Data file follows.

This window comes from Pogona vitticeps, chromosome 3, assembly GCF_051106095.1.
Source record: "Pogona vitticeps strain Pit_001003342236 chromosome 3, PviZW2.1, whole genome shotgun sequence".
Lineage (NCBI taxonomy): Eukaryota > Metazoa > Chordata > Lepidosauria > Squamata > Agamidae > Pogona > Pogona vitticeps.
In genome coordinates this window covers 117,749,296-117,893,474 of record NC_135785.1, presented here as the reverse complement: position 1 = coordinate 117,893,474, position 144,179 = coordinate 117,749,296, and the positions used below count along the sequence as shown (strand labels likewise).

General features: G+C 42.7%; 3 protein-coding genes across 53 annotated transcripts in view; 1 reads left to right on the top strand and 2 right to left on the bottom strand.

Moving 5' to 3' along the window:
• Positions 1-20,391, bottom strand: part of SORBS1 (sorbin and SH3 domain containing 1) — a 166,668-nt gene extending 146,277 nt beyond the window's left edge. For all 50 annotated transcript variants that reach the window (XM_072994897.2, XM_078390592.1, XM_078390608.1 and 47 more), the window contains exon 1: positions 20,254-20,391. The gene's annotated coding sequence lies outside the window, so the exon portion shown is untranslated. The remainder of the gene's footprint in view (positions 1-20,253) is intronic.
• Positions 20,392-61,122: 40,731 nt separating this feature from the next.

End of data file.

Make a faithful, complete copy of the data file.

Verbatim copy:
This window comes from Pogona vitticeps, chromosome 3, assembly GCF_051106095.1.
Source record: "Pogona vitticeps strain Pit_001003342236 chromosome 3, PviZW2.1, whole genome shotgun sequence".
Lineage (NCBI taxonomy): Eukaryota > Metazoa > Chordata > Lepidosauria > Squamata > Agamidae > Pogona > Pogona vitticeps.
In genome coordinates this window covers 117,749,296-117,893,474 of record NC_135785.1, presented here as the reverse complement: position 1 = coordinate 117,893,474, position 144,179 = coordinate 117,749,296, and the positions used below count along the sequence as shown (strand labels likewise).

General features: G+C 42.7%; 3 protein-coding genes across 53 annotated transcripts in view; 1 reads left to right on the top strand and 2 right to left on the bottom strand.

Moving 5' to 3' along the window:
• Positions 1-20,391, bottom strand: part of SORBS1 (sorbin and SH3 domain containing 1) — a 166,668-nt gene extending 146,277 nt beyond the window's left edge. For all 50 annotated transcript variants that reach the window (XM_072994897.2, XM_078390592.1, XM_078390608.1 and 47 more), the window contains exon 1: positions 20,254-20,391. The gene's annotated coding sequence lies outside the window, so the exon portion shown is untranslated. The remainder of the gene's footprint in view (positions 1-20,253) is intronic.
• Positions 20,392-61,122: 40,731 nt separating this feature from the next.